“If the answer’s not the one you want, maybe you’re asking the wrong question.” So says Patrick Groundwater, one of the multi-billionaire founders of the Ark One project. His mantra is taken up by others during the development of the spaceship that Patrick and his compatriots hope will offer some of humanity – specifically, their children – an escape route from a drowning Earth. Patrick’s daughter Holle, in fact, uses the principle to ask the question that leads to an essential technological breakthrough. A reader, meanwhile, faced with the answer that is Ark, might struggle to find the right question. It’s not the question that ended the book’s predecessor, Flood – “What is Ark Two?” – since although that question is answered, Ark’s primary focus is Ark One. Yet nor is the question as simple as, say, “what happened next?”
For quite a long time, in fact, the question appears to be “what happened elsewhere?” Flood made it clear that, beyond the launch of Nathan Lammockson’s absurd ocean-going Ark, other projects were afoot to save some remnants of humanity from the inexorably rising waters, and indeed, one of Flood’s rescued-hostage protagonists, Lily Brooke, handed over the daughter of a friend to the Ark One project specifically. Ark reprises that scene for its opening, from the point of view of the daughter, Grace Grey, but then, rather than taking off at a tangent to its predecessor, the novel flashes back to 2025 – not too long after the start of Flood – to spend 200 pages detailing the preparation of the ship and its crew. This can feel a little familiar. There is not, for example, much room within the chronology of the flood for different kinds of stories than the ones Flood covered, with the result that Ark necessarily recapitulates some of Flood’s key notions (most notably the destabilising effect of the steadily increasing flow of refugees from drowned areas into any remaining sanctuary) and partakes of the same urgent tone.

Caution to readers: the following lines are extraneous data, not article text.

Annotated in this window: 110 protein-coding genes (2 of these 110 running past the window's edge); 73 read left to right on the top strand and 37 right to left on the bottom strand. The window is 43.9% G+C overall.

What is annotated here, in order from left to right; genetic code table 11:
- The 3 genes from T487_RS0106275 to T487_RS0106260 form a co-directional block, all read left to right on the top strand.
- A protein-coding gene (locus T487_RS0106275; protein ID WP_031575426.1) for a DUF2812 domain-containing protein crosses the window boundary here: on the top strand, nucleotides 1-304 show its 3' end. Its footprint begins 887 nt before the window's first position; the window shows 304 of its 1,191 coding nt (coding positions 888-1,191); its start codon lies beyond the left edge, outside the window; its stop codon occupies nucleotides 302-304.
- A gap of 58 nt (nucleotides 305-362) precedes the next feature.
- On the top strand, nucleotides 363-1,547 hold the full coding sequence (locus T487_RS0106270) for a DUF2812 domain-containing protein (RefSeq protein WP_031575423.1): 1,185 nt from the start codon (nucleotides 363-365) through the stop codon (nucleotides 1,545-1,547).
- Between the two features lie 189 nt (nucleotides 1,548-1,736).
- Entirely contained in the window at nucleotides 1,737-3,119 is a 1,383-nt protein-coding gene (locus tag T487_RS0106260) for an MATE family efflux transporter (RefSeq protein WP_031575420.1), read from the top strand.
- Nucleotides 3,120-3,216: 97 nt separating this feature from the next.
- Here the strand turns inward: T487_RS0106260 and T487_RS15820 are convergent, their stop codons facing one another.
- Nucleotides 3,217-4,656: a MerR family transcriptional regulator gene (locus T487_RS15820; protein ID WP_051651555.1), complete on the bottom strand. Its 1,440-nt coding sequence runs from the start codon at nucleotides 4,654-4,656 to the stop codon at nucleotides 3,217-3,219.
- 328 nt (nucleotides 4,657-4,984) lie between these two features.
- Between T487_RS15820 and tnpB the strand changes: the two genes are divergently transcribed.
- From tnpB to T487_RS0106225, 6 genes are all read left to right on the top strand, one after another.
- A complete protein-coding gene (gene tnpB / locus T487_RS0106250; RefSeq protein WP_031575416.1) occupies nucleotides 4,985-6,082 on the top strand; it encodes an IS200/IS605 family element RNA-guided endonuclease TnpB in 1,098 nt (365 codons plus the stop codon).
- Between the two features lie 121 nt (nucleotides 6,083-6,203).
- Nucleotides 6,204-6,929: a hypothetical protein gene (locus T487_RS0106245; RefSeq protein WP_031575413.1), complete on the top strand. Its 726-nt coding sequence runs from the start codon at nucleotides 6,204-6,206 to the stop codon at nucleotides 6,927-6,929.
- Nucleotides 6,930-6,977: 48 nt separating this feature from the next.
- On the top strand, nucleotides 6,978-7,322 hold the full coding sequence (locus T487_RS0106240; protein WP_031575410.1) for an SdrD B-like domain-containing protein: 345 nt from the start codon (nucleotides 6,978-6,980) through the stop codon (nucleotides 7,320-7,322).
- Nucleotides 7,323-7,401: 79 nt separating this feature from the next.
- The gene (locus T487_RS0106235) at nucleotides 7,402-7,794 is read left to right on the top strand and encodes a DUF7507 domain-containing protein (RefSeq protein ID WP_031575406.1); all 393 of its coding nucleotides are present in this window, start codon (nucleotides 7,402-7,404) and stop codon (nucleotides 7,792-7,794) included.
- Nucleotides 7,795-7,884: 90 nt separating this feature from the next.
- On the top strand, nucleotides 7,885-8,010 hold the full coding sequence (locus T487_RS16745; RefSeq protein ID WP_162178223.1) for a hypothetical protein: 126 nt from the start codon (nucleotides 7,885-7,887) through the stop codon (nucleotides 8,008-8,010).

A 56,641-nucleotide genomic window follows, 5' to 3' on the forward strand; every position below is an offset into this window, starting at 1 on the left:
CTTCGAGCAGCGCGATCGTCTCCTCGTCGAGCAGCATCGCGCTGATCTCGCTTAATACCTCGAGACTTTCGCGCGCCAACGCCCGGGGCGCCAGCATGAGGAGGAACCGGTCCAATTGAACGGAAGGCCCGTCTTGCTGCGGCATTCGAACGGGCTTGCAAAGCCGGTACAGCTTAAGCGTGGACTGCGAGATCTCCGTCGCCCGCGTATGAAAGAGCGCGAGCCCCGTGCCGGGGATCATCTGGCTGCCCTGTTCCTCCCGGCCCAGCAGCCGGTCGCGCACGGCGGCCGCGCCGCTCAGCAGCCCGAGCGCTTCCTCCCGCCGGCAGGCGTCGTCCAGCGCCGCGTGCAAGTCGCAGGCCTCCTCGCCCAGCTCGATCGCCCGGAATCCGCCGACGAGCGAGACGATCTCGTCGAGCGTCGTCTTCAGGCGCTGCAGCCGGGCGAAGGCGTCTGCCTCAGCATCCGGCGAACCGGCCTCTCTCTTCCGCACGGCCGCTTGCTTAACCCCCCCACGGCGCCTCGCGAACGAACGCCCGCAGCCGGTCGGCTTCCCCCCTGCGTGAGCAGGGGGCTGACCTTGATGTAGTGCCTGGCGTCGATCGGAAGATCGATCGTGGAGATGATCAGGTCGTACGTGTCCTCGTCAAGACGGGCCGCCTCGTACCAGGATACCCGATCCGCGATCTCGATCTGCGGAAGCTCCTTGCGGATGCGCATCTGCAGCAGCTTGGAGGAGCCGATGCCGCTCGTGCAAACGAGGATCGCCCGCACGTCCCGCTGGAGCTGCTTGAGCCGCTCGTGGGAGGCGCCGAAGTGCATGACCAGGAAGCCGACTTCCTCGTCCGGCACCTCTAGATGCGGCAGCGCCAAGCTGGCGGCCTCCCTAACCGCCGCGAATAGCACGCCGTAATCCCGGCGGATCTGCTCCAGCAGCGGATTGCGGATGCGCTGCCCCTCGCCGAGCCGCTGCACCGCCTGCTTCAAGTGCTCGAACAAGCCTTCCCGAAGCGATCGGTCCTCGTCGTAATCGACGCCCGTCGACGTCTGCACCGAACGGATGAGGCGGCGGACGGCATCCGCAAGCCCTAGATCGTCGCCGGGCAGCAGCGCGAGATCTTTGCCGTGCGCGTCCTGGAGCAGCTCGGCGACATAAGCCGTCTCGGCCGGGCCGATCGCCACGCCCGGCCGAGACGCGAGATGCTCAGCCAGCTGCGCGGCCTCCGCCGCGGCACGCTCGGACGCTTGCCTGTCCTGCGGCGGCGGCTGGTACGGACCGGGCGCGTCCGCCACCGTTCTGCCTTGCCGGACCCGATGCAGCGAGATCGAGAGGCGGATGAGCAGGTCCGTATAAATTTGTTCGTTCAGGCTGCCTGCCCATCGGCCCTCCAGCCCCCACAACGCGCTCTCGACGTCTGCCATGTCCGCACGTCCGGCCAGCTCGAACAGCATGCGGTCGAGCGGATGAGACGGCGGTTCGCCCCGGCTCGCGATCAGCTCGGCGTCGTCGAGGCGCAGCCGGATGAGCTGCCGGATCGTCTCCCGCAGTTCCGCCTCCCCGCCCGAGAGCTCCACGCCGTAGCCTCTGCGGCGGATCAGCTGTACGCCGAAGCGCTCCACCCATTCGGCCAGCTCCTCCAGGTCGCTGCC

And in the context of Baxter’s work as a whole, even the foreground is not as new as it first appears. In place of Flood’s adult characters, harried from place to place, Baxter here focuses on a group of children growing up in the closest thing to a safe haven left in America during this period. But the sun around which their lives orbit is the Ark: that one of the children sits around reading Heinlein and Niven points to the tradition this novel is in dialogue with, I think. Ark is an Engineering Project novel, and bears plenty of comparison to, say, Voyage (1997), or perhaps more significantly, given the apocalyptic context, Titan (1998). It’s a more American sort of novel than Baxter has written for a while – certainly more American than Flood, which was, for all its ostensible globe-trotting, unashamedly a very British apocalypse; here, a President frames the Ark project, and survival, as part of America’s Manifest Destiny. At the same time, this is not to say that Ark is hard sf, and in fact it comes complete with an honest-to-god Star Trek-style warp drive, to carry the Ark along in a bubble of spacetime, and enable the plot to be completed within a single lifespan. But its themes are familiar from the earlier novels — the tensions between military and civilian interests, and between science and politics as a necessary cost of any large-scale space effort; the intense training programmes, which are in a significant sense literally inhuman, and which unignorably deform the humans who pass through them.